I continued the prednisone, doxycycline, Atopica, Sucralfate, and added Omeprazole for GI upset hoping to heal any GI bleed and stop anemia. My girl was doing great, she gained back the weight she lost (over 2 lbs !) and was running and jumping. She had a couple of days she didn’t feel great then a follow up visit in late April revealed hematocrite back down to 17. Dr said not much else to try except a chemotherapy drug Mycophenolate and if this doesn’t work its Hospice/palliative care, I am devastated. We changed to prednisolone liquid and added Metoclopramide for nausea. Vet gave her iron injection and sent her home. My girl pepped up after iron injection and initially had a good appetite. after 2 days on Mycophenolate, she lost appetite and has had off/on vomiting and diarrhea for the past week. The last three days she has not eaten voluntarily. I am syringe feeding 3-4 x /day, and dosing her seems to go on all day with 6 meds over 4 separate dosage times. She is very weak the past 3 days but wants to be near me every minute, I don’t think she is suffering at the moment though. This has been incredibly difficult, I wouldn’t wish it on anyone. I plan to keep on with the drugs this week and pray while I come to grips with this. I cannot afford another transfusion as I have spent thousands already. I can only hope for a cure for the future.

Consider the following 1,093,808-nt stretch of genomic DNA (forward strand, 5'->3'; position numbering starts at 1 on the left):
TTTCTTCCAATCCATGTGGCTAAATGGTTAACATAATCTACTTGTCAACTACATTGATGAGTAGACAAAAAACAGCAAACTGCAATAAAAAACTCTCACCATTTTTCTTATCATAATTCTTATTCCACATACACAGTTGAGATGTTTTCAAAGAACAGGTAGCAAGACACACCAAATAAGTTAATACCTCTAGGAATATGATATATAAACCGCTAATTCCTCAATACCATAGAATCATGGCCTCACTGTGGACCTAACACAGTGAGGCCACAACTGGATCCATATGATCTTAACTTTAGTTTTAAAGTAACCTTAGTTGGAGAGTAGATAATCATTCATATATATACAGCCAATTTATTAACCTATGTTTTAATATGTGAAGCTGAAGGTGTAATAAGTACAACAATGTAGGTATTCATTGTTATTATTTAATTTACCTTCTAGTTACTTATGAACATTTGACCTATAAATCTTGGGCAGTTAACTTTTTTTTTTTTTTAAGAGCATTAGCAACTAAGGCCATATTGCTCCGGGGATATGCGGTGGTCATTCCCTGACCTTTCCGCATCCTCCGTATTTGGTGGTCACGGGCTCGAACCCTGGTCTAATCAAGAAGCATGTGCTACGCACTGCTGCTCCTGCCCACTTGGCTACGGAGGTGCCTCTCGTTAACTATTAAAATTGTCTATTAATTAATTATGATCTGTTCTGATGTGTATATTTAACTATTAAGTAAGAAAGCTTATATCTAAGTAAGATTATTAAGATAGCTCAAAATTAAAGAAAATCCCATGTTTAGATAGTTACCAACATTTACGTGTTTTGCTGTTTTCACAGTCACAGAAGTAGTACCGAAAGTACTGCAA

First of all, you’re probably here because your best friend has been diagnosed IMHA and for that I want to say that I am so sorry.